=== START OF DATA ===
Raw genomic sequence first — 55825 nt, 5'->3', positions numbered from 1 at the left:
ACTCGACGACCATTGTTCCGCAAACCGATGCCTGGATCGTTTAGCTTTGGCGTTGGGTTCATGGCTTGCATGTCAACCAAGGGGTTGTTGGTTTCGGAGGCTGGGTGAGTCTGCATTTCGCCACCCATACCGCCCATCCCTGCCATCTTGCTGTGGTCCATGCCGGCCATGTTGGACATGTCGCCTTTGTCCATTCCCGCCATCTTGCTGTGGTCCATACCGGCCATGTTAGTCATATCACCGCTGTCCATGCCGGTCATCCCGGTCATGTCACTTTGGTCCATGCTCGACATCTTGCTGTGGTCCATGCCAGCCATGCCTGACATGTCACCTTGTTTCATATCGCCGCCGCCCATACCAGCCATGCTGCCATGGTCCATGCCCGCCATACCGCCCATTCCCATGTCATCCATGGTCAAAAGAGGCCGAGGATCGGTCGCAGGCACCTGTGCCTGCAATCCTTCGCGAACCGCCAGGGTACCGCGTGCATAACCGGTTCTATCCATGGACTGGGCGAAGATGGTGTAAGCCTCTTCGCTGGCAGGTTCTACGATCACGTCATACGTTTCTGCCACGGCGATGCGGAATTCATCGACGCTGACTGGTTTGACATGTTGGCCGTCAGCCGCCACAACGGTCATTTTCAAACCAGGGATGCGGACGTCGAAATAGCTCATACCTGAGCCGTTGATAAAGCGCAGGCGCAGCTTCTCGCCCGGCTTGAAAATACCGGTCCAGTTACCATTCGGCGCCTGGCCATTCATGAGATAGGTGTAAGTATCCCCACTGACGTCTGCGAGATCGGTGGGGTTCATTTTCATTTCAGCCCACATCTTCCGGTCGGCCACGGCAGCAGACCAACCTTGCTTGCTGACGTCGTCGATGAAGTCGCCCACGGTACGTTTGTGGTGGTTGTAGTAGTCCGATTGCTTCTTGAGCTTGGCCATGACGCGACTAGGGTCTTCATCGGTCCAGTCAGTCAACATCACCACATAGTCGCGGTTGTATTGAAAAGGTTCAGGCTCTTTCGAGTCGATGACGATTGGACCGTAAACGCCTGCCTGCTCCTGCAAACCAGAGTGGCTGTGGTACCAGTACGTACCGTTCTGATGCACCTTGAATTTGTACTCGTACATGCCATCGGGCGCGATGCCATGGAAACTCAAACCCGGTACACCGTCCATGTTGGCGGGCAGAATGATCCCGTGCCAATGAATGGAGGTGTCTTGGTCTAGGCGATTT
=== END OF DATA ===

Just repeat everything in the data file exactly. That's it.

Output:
Raw genomic sequence first — 55825 nt, 5'->3', positions numbered from 1 at the left:
ACTCGACGACCATTGTTCCGCAAACCGATGCCTGGATCGTTTAGCTTTGGCGTTGGGTTCATGGCTTGCATGTCAACCAAGGGGTTGTTGGTTTCGGAGGCTGGGTGAGTCTGCATTTCGCCACCCATACCGCCCATCCCTGCCATCTTGCTGTGGTCCATGCCGGCCATGTTGGACATGTCGCCTTTGTCCATTCCCGCCATCTTGCTGTGGTCCATACCGGCCATGTTAGTCATATCACCGCTGTCCATGCCGGTCATCCCGGTCATGTCACTTTGGTCCATGCTCGACATCTTGCTGTGGTCCATGCCAGCCATGCCTGACATGTCACCTTGTTTCATATCGCCGCCGCCCATACCAGCCATGCTGCCATGGTCCATGCCCGCCATACCGCCCATTCCCATGTCATCCATGGTCAAAAGAGGCCGAGGATCGGTCGCAGGCACCTGTGCCTGCAATCCTTCGCGAACCGCCAGGGTACCGCGTGCATAACCGGTTCTATCCATGGACTGGGCGAAGATGGTGTAAGCCTCTTCGCTGGCAGGTTCTACGATCACGTCATACGTTTCTGCCACGGCGATGCGGAATTCATCGACGCTGACTGGTTTGACATGTTGGCCGTCAGCCGCCACAACGGTCATTTTCAAACCAGGGATGCGGACGTCGAAATAGCTCATACCTGAGCCGTTGATAAAGCGCAGGCGCAGCTTCTCGCCCGGCTTGAAAATACCGGTCCAGTTACCATTCGGCGCCTGGCCATTCATGAGATAGGTGTAAGTATCCCCACTGACGTCTGCGAGATCGGTGGGGTTCATTTTCATTTCAGCCCACATCTTCCGGTCGGCCACGGCAGCAGACCAACCTTGCTTGCTGACGTCGTCGATGAAGTCGCCCACGGTACGTTTGTGGTGGTTGTAGTAGTCCGATTGCTTCTTGAGCTTGGCCATGACGCGACTAGGGTCTTCATCGGTCCAGTCAGTCAACATCACCACATAGTCGCGGTTGTATTGAAAAGGTTCAGGCTCTTTCGAGTCGATGACGATTGGACCGTAAACGCCTGCCTGCTCCTGCAAACCAGAGTGGCTGTGGTACCAGTACGTACCGTTCTGATGCACCTTGAATTTGTACTCGTACATGCCATCGGGCGCGATGCCATGGAAACTCAAACCCGGTACACCGTCCATGTTGGCGGGCAGAATGATCCCGTGCCAATGAATGGAGGTGTCTTGGTCTAGGCGATTT